Creeping, usually thickened, underground stem.
Living on decayed vegetable matter.
A flower stalk, generally leafless, rising straight from the ground (e.g., tulip, primrose).
With flowers or leaves arranged on one side only of a stalk.
Lacking a stalk.
A woody plant smaller than a tree.
The collection of spore cases in or under which are the spores of ferns.
The thick, often fleshy, spike of flowers in members of the Arum family and certain other genera.
The minute reproductive organ of flowerless plants such as ferns and mosses.
The male organ in a flower.
The organ at the termination of style and ovary which receives pollen and pollination.
The small leaflike or membranous organ found at the base of many leaf stalks.
A horizontal stem on or just below the ground from the tip of which a new plant grows. Also a bent shoot that takes root.
The shanklike connection between ovary and stigma.
Herbs with a juicy structure adapted to dry situations.
Growing in the soil.
A woody perennial plant having a trunk for its main stem and growing to a considerable size.
A non-technical term for a compact flower cluster at the end of a stalk, as in lilac.
A small tuber. Also the nodules on the roots of most legumes; also the knoblike growths on many cacti.
A flower cluster in which all the individual flower stalks arise from one point to form a flat-topped or ball-like cluster (onion).CHAPTER 2
Meanings and Origins of Plant Names
Prefix in compound words of Greek origin signifying a negative, lacking, or contrary to. Thus apetalus, lacking petals; Alyssum, against madness.
abbreviatus, -a, -um [ab-ree-vi-AY-tus]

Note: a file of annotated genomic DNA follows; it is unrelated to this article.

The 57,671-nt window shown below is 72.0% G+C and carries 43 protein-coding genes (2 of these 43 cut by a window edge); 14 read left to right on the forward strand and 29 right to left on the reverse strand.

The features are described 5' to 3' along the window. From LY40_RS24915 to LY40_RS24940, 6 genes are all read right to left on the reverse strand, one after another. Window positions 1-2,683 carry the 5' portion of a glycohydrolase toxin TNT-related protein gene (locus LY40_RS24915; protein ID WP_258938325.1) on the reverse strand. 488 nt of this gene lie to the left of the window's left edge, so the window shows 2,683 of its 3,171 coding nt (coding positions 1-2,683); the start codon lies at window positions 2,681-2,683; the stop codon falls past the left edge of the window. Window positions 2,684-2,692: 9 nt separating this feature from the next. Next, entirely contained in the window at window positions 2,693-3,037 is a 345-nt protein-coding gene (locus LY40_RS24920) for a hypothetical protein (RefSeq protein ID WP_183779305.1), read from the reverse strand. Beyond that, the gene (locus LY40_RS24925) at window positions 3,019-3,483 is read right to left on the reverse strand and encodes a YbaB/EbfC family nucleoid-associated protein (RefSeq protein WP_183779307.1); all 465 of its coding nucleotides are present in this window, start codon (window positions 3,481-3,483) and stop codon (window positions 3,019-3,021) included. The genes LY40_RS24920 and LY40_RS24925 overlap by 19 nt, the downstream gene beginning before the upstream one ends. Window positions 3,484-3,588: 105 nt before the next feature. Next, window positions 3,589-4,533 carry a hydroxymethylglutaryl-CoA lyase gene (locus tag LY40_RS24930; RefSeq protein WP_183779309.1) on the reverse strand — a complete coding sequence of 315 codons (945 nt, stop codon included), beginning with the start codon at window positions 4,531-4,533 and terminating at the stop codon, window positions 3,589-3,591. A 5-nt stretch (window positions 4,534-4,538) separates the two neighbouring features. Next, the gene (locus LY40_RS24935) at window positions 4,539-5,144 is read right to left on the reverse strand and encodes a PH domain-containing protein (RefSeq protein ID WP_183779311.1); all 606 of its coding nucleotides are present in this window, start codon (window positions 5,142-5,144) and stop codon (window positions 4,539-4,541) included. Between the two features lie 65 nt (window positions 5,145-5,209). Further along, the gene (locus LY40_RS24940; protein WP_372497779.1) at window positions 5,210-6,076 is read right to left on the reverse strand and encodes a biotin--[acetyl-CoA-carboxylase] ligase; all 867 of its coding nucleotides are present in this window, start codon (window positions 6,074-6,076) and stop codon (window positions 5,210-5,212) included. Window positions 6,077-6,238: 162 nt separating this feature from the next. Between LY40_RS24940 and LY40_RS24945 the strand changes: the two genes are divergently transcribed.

Ornamental shrubs named for Dr. Clarke Abel (1780-1826), who, at the suggestion of Sir Joseph Banks, accompanied Lord Amherst on his embassy to Peking (18161817) as botanist. Much of his collection was lost by shipwreck on the way home to Kew. Except for a Russian ecclesiastical mission, no European naturalist was to visit China for nearly thirty years thereafter, Robert Fortune (see Fortunella) being among the first to follow. Abel died in India while serving as personal physician to Lord Amherst, who was by that time Governor-General.
Fir. The classical Latin name.
abietinus, -a, -um [ab-i-ee-TY-nus]
Resembling the fir tree.
Latinized form of the Brazilian name for this vine of the cucumber family.
abortivus, -a, -um [ab-or-TY-vus]
With parts missing; imperfect.
Antique English spelling of apricot.
Gr. a, not; broma, food. These evergreen trees are mildly poisonous.
Sand verbena, wild lantana. Gr. abros, delicate; in allusion to the appearance of the bracts beneath the flower of these herbs.
Gr. abros, delicate; phyllon, a leaf. The leaves of these Australian shrubs have a delicate appearance.
abrotanifolius, -a, -um [ab-ro-tay-ni-FO-lius]
Having leaves resembling southernwood.
Ancient Latin name and now the specific name of southernwood (Artemisia abrotanum, orginally spelled abrotonum).